Housing affordability is one of the key issues of this election, yet it’s actually becoming easier to enter the property market in much of Australia.
Of course, ‘easier’ doesn’t mean ‘easy’. It’s still tough to save a deposit.
But as new statistics from Domain show, house prices fell in Sydney, Melbourne, Brisbane, Perth and Canberra during the year to March.
If you live in those cities, and you want to enter the market with just a 5 per cent deposit, home ownership might be closer than you think.
A lot of borrowers don’t realise it’s possible to buy a home with such a small deposit – yet there are actually more than 75 lenders that allow home buyers to borrow up to 95 per cent of the value of their property, according to a RateCity comparison search.
Who offers 95% mortgages?
Australia’s 10 biggest home loan lenders allow borrowers to take out mortgages with as little as a 5% deposit. They are Commonwealth Bank, Westpac, NAB, ANZ, ING, Suncorp Bank, Bendigo & Adelaide Bank, Macquarie Bank, Bank of Queensland and ME Bank.
How much of a deposit you need in each capital city
Here’s how much you’d need to save if you wanted to put down a 5 per cent deposit and buy a house valued at your capital city’s median price:
|City||Median house price||Prices trending…||5% deposit|
Which other banks offer 95% home loans?
A wide range of other banks offer 95% mortgages, including Auswide Bank, Bank Australia, Bank of Melbourne, BankSA, Bankwest, Gateway Bank, Greater Bank, Heritage Bank, IMB Bank, MyState Bank, P&N Bank, Qudos Bank, St George Bank, Regional Australia Bank and Teachers Mutual Bank.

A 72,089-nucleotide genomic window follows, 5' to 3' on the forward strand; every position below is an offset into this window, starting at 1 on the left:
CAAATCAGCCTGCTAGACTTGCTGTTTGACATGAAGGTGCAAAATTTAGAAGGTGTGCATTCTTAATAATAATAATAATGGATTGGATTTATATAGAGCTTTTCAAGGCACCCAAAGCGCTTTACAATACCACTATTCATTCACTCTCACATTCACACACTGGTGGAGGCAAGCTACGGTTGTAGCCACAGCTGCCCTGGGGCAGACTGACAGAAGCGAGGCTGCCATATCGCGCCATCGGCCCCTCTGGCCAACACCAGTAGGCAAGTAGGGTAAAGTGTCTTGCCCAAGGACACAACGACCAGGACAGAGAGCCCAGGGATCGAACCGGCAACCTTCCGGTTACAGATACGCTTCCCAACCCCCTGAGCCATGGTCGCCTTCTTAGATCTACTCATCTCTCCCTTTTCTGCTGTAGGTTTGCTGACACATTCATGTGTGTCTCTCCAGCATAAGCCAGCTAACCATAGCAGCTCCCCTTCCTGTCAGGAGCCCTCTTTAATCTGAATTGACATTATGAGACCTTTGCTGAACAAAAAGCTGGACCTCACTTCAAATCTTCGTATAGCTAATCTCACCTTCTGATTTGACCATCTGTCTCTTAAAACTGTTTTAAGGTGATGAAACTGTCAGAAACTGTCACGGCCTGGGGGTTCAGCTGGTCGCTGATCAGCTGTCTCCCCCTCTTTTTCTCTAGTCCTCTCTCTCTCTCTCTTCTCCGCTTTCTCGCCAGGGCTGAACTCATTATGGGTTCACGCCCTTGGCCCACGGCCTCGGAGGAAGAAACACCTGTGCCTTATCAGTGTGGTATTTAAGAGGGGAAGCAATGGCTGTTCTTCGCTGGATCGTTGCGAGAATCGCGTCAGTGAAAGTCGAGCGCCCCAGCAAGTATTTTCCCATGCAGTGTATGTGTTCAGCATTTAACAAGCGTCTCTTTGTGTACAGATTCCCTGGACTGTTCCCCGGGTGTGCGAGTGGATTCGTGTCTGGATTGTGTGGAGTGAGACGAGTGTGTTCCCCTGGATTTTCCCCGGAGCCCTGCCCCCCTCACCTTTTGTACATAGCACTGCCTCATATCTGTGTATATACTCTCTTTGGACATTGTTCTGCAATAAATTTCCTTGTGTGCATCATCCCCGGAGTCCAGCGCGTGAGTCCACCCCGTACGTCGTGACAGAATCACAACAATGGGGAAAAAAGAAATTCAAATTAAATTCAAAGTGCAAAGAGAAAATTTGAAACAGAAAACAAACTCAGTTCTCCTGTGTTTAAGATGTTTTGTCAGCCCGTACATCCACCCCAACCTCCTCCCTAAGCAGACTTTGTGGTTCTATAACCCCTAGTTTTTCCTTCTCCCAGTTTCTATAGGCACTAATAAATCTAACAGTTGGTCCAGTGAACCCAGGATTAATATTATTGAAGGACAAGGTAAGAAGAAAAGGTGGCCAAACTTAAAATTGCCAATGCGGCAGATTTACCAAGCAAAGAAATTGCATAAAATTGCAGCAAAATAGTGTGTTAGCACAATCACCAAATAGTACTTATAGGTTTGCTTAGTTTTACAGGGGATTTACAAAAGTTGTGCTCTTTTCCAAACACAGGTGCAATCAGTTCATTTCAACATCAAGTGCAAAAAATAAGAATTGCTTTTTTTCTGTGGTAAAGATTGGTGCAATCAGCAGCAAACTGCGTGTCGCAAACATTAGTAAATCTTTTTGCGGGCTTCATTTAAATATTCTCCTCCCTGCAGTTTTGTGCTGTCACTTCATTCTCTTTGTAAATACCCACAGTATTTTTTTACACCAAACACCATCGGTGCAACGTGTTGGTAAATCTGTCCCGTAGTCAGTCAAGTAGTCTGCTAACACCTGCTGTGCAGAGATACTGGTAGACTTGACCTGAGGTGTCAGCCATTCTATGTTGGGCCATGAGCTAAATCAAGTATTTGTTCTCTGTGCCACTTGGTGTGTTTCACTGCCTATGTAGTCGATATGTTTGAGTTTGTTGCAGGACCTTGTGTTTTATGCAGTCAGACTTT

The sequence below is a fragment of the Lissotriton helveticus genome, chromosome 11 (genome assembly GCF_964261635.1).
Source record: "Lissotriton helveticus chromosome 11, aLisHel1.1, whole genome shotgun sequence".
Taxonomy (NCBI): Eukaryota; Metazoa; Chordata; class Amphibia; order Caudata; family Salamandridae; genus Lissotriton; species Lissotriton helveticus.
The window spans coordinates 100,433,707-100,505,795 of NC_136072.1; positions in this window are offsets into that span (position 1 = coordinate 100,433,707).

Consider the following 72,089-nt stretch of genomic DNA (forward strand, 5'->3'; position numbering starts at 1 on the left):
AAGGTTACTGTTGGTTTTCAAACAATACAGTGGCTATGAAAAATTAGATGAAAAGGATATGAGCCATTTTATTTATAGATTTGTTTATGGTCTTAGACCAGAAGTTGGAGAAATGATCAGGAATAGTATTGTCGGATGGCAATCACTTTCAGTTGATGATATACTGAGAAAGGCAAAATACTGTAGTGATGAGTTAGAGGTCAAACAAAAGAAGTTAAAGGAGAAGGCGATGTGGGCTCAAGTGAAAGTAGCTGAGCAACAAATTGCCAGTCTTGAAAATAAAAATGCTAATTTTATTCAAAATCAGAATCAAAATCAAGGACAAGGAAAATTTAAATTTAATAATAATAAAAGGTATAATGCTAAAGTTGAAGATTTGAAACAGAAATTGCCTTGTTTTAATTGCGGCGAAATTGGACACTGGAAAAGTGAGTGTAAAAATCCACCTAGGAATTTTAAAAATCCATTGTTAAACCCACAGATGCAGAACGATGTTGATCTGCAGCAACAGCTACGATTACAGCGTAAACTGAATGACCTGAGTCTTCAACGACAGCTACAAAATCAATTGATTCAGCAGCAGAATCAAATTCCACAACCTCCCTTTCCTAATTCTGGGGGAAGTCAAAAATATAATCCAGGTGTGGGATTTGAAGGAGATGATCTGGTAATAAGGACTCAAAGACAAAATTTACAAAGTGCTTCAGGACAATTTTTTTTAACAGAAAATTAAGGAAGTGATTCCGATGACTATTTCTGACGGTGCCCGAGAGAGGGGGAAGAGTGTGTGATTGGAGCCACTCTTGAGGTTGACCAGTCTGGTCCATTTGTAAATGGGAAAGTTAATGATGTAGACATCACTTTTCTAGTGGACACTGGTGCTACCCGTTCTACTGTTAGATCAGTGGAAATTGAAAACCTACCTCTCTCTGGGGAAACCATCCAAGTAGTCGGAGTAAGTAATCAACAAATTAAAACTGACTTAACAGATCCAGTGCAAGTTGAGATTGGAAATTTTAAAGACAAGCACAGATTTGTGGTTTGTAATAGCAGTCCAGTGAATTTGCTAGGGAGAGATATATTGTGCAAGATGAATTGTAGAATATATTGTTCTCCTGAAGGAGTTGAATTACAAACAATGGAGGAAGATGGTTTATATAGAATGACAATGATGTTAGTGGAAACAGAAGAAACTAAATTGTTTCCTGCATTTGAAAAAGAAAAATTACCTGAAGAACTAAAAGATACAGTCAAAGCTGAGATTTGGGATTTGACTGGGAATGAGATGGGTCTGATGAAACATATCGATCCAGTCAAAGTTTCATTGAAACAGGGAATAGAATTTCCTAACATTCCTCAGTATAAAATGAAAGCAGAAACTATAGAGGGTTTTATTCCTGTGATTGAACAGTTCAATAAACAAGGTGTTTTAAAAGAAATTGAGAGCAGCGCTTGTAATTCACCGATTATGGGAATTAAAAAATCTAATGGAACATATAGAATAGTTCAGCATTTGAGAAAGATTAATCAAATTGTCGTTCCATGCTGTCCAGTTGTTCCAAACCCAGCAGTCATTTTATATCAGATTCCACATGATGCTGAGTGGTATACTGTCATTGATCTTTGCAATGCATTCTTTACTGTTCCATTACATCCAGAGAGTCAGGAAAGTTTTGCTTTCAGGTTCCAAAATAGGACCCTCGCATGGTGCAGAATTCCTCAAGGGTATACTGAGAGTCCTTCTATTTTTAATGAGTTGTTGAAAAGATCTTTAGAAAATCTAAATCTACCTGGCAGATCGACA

Here’s how much you’d need to save if you wanted to put down a 5 per cent deposit and buy a unit valued at your capital city’s median price:
|City||Median unit price||Prices trending…||5% deposit|
Which credit unions allow 5% deposits?
Various credit unions allow 5% deposits, including BCU, Community First Credit Union, Credit Union SA, CUA, Family First Credit Union, Horizon Credit Union, Illawarra Credit Union, Macquarie Credit Union, Northern Inland Credit Union, People’s Choice Credit Union, Queenslander Country Credit Union, Queenslanders Credit Union, Southern Cross Credit Union, Summerland Credit Union and Transport Mutual Credit Union.
But wait, there’s more (costs)
If you think that buying a property with just a 5 per cent deposit seems too good to be true – well, it kind of is.
That’s because you’ll have to pay some other costs as well.
First, your lender will almost certainly make you pay lender’s mortgage insurance (LMI), which usually applies when your deposit is less than 20 per cent. LMI is an insurance policy designed to protect the lender (not the borrower) in case the borrower defaults on the mortgage. If you’re a first home buyer, and you put down a 5 per cent deposit on a $500,000 property, you’ll have to pay an estimated $15,960 in LMI, according to Genworth.
Second, you might have to pay stamp duty. This is a state tax, so it varies from state to state. For example, a first home buyer who purchases a $500,000 house would be exempt from stamp duty in New South Wales, Victoria and Queensland, but would have to pay $21,330 in South Australia.
Third, you’ll have to pay for conveyancing, which will set you back about $1,500.
Finally, you might choose to get a building and pest report, which would cost about $1,000.
Which non-bank lenders allow 95% LVR home loans?
You can also get mortgages with a loan-to-value ratio of 95 per cent through non-bank lenders such as AFM, Aussie, Australian Financial, Freedom Lend, iMortgage, Kogan Money, Liberty, Mortgage House, Pepper Money, RAMS, Resi, Resimac, State Custodians, Virgin Money and Yellow Brick Road.